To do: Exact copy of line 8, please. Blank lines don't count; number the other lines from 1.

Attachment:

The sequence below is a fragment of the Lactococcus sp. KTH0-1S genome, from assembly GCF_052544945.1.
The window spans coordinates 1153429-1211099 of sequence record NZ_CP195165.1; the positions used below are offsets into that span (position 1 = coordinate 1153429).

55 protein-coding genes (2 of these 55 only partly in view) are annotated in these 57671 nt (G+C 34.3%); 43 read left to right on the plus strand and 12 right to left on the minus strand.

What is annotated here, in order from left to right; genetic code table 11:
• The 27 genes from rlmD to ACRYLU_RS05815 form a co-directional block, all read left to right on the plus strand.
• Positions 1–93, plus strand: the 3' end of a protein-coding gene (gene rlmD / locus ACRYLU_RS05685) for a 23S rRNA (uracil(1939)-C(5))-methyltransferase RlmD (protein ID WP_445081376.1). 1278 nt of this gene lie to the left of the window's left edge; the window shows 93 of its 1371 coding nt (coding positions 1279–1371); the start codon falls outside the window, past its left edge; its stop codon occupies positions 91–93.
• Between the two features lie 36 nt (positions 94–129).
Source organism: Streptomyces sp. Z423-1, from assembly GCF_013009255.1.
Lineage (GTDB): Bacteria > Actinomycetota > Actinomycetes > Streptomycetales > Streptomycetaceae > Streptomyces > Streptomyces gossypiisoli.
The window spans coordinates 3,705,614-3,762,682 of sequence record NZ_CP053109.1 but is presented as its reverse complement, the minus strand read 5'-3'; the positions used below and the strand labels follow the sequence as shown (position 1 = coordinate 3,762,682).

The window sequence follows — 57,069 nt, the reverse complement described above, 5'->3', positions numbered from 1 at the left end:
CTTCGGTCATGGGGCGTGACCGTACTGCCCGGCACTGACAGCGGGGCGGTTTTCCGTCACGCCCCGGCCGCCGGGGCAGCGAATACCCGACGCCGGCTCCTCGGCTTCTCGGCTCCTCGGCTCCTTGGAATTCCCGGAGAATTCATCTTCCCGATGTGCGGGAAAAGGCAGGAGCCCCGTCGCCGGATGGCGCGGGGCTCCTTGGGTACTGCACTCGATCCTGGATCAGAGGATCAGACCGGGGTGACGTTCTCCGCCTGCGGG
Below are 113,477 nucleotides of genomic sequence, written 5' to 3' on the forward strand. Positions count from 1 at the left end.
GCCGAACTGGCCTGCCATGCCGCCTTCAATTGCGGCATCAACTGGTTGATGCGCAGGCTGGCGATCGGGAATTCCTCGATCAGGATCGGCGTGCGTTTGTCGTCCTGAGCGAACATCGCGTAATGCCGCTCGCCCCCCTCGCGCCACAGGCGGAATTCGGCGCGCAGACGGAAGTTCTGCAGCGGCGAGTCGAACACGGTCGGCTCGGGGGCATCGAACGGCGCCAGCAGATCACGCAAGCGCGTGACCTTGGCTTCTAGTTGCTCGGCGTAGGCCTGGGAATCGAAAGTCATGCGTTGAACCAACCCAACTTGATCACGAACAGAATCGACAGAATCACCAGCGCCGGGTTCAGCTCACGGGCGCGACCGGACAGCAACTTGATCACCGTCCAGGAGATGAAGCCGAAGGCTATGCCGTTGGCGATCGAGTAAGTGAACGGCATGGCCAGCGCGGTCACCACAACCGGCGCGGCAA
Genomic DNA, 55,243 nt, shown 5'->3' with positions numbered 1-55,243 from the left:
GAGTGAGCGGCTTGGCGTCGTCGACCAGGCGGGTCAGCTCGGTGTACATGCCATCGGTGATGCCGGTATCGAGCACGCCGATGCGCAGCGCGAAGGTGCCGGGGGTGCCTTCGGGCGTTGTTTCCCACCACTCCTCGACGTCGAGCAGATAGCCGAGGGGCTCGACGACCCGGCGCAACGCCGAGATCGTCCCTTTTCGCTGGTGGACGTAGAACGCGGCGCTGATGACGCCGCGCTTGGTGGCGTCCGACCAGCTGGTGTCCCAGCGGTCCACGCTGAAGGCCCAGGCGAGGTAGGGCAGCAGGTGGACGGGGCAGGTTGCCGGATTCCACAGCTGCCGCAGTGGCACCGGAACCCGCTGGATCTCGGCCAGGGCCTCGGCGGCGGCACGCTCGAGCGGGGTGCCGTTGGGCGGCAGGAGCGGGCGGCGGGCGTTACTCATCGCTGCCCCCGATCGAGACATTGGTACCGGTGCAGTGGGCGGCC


Source organism: Streptomyces sp. Z423-1, from assembly GCF_013009255.1.